The #ColoradoRiver Compact hasn’t aged well — Writers on the Range #COriver #aridification

Click the link to read the article on the Writers on the Range website (George Sibley):

The Colorado River Compact turns 100 this year, but any celebration is damped down by the drying-up of the big reservoirs it enabled. The Bureau of Reclamation’s “first-ever” shortage declaration on the river acknowledges officially what we’ve known for years: the Compact and all the measures augmenting it, collectively known as The Law of the River, have not prevented the river’s over-development.

Nearly every pronouncement from the water establishment about the centennial of the Colorado River Compact calls it the “foundation,” “the cornerstone” of the Law of the River – as though before the Compact was adopted, the river was lawless.

It wasn’t. The real foundation of the Law of the River is the appropriation doctrine that all seven river basin states embraced from their start, an evolving body of common law foundational to all water development in the arid American West.

There is much to appreciate in the appropriation doctrine. It allows water to be claimed only by those who are actually putting it to beneficial use, thus precluding speculation. It protects existing downstream users from having their supply dried up by new upstream users. It has shown flexibility in incorporating new uses.

But the appropriation doctrine also evolved as a powerful engine for growth. Its “first in time, first in right” promise of perpetual secure use rewards those who get to the water first.

Map credit: AGU

Judicial decisions then increased its potential for spurring growth. The abstract “right to use water” came to be a property right that could be bought and sold like an automobile, and water whose use was so purchased could then be moved anywhere – along with its seniority. This enabled cities and other large entities with concentrated economic power to buy and move water far from its origin, including water they were not yet ready to use, which clashed with the appropriation doctrine’s anti-speculation intent.

The Colorado River Compact commission came together 100 years ago to impose some control on that growth engine. The seven Basin states had finally acknowledged that they would have to honor each other’s prior appropriations, and they knew that could precipitate a chaotic seven-state horse race, with each state trying to appropriate as much water as possible as quickly as possible.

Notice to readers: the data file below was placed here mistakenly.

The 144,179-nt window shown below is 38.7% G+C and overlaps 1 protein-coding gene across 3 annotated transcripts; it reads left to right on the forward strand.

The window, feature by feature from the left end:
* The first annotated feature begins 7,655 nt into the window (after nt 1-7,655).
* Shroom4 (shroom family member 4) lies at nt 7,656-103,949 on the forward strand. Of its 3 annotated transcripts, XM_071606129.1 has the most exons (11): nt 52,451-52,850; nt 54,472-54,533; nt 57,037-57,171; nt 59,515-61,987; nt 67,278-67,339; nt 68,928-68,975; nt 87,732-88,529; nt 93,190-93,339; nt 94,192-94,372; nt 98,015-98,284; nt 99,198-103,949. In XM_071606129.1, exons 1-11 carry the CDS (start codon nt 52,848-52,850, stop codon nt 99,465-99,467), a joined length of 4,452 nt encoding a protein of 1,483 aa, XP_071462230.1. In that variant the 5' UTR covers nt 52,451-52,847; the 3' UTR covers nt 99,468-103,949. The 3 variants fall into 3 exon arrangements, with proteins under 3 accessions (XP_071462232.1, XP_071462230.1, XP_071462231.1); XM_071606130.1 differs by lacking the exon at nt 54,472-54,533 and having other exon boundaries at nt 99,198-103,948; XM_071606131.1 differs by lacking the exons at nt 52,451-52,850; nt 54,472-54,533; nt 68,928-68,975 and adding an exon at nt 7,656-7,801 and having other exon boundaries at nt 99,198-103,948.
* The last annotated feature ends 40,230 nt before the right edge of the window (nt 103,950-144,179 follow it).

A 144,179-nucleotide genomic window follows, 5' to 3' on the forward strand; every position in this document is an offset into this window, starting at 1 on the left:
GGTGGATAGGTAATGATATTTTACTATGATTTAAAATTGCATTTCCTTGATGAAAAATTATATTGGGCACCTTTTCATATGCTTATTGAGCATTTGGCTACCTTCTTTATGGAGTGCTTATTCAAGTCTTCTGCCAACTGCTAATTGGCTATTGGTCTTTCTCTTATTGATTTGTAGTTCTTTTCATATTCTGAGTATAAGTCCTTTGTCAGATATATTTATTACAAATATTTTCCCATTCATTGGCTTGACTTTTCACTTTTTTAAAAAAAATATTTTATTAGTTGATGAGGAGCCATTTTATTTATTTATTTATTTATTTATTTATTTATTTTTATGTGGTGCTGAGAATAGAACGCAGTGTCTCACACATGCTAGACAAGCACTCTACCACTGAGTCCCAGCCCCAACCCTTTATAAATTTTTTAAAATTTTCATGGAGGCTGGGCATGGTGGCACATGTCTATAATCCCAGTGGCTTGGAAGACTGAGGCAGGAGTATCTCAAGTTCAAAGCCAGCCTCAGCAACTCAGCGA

Their initial strategy was to prevent that by determining what each state could “equitably” use. That failed because the cumulative sum of what they each believed they deserved added up to considerably more than the river’s average flow.

Finally, they just divided the seven-state horserace into three-state and four-state horse races, details to be worked out later, and that became the essence of the Compact. It wasn’t quite what they had set out to do, but it satisfied the federal government enough to allow Reclamation’s eager beavers to begin developing the river’s mainstem.

The Compact and subsequent laws, agreements, contracts and other measures we know as The Law of the River impose public priorities on the Upper and Lower Basins, limit water for California, designate water for Mexico, add recreation as a beneficial use, incorporate environmental restrictions, limit California again, construct shell games with reservoirs, et cetera.

But a good question for evaluating the Compact and the Law of the River today is this: Would the situation on the Colorado River today have been any worse, or different, had there been no Colorado River Compact and its augmenting “Law of the River”?

Brad Udall: Here’s the latest version of my 4-Panel plot thru Water Year (Oct-Sep) of 2021 of the Colorado River big reservoirs, natural flows, precipitation, and temperature. Data (PRISM) goes back or 1906 (or 1935 for reservoirs.) This updates previous work with @GreatLakesPeck.

Given that the desert empire watered by the Colorado River continues to grow virtually unchecked, with 50 to 80 percent more growth anticipated by mid-century, even as the water supply shrinks four to five percent for every degree of temperature increase, it may be time to stop trying to construct control systems around the growth engine, and look into the engine itself.

This is, of course, something no one wants to touch. But what can else be done when an appropriation doctrine has nothing left to appropriate and the growth it enables has become dollar-driven and spiraling out of control?

George Sibley as the Water Buffalo in “Sonofagunn.” Photo courtesy of the Gunnison Arts Center via the Upper Gunnison River Water Conservancy District